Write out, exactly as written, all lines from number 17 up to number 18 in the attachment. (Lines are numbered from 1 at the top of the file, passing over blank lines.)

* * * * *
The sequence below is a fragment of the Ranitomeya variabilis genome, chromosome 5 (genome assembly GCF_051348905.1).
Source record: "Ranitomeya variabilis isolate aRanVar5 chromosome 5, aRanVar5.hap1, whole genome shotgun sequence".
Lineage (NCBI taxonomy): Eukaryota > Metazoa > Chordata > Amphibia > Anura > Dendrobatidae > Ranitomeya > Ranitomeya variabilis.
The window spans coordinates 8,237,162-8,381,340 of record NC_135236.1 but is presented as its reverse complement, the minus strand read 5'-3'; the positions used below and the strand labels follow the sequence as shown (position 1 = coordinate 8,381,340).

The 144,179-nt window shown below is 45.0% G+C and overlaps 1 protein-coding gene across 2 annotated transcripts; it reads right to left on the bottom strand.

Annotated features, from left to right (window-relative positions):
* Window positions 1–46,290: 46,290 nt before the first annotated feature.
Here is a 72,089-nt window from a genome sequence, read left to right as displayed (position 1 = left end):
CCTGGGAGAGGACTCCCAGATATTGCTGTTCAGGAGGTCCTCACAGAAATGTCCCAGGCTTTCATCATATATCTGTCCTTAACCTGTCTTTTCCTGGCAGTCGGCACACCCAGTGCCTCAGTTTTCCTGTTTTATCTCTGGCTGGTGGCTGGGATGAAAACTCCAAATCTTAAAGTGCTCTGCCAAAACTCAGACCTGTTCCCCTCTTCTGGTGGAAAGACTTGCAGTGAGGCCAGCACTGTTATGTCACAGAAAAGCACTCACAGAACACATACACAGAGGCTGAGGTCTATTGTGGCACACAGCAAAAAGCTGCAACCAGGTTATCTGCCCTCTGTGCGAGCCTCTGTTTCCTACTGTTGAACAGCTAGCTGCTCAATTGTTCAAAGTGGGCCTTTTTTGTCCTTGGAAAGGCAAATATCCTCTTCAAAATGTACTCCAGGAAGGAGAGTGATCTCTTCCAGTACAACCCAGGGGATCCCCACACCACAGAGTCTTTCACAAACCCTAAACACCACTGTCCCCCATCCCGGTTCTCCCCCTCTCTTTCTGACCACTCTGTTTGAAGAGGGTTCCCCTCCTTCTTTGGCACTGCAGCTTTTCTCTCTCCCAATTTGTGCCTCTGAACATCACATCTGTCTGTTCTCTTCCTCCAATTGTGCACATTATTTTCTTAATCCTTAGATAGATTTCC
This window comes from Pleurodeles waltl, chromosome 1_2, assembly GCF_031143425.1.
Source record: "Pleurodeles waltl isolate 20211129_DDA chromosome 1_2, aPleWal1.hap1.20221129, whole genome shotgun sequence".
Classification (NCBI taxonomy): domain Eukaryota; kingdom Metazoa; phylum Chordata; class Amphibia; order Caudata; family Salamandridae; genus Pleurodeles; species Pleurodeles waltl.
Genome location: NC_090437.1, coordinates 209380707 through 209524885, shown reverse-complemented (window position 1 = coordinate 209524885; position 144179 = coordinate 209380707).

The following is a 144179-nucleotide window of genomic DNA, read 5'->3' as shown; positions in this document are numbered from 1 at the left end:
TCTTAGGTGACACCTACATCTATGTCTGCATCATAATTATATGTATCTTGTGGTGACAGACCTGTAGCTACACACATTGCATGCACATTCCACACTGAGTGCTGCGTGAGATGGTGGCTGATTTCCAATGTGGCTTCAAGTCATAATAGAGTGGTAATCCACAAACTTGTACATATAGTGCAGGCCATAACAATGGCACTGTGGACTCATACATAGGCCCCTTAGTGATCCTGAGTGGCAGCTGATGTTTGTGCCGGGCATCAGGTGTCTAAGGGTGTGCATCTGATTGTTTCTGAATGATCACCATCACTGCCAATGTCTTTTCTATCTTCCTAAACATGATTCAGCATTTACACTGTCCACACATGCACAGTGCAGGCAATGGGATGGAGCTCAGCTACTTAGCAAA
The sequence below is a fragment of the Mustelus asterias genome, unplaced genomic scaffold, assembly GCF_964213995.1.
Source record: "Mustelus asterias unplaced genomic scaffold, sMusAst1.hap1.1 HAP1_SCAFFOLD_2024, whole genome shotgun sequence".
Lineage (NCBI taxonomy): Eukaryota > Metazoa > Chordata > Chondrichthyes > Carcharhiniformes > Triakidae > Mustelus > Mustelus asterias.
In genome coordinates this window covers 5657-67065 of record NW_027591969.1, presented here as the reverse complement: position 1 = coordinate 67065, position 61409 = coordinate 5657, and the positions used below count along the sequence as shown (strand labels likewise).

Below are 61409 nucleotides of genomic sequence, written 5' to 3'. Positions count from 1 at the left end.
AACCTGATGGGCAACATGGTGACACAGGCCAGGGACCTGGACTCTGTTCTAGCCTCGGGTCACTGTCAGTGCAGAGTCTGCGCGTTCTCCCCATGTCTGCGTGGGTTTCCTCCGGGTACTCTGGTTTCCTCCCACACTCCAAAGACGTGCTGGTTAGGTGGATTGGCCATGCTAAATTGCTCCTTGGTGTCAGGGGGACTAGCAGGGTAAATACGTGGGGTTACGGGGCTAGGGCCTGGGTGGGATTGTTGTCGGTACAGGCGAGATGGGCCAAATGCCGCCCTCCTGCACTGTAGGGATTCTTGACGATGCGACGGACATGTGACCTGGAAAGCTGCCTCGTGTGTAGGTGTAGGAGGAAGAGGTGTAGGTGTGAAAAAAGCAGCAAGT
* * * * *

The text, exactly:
Source record: "Mustelus asterias unplaced genomic scaffold, sMusAst1.hap1.1 HAP1_SCAFFOLD_2024, whole genome shotgun sequence".
Lineage (NCBI taxonomy): Eukaryota > Metazoa > Chordata > Chondrichthyes > Carcharhiniformes > Triakidae > Mustelus > Mustelus asterias.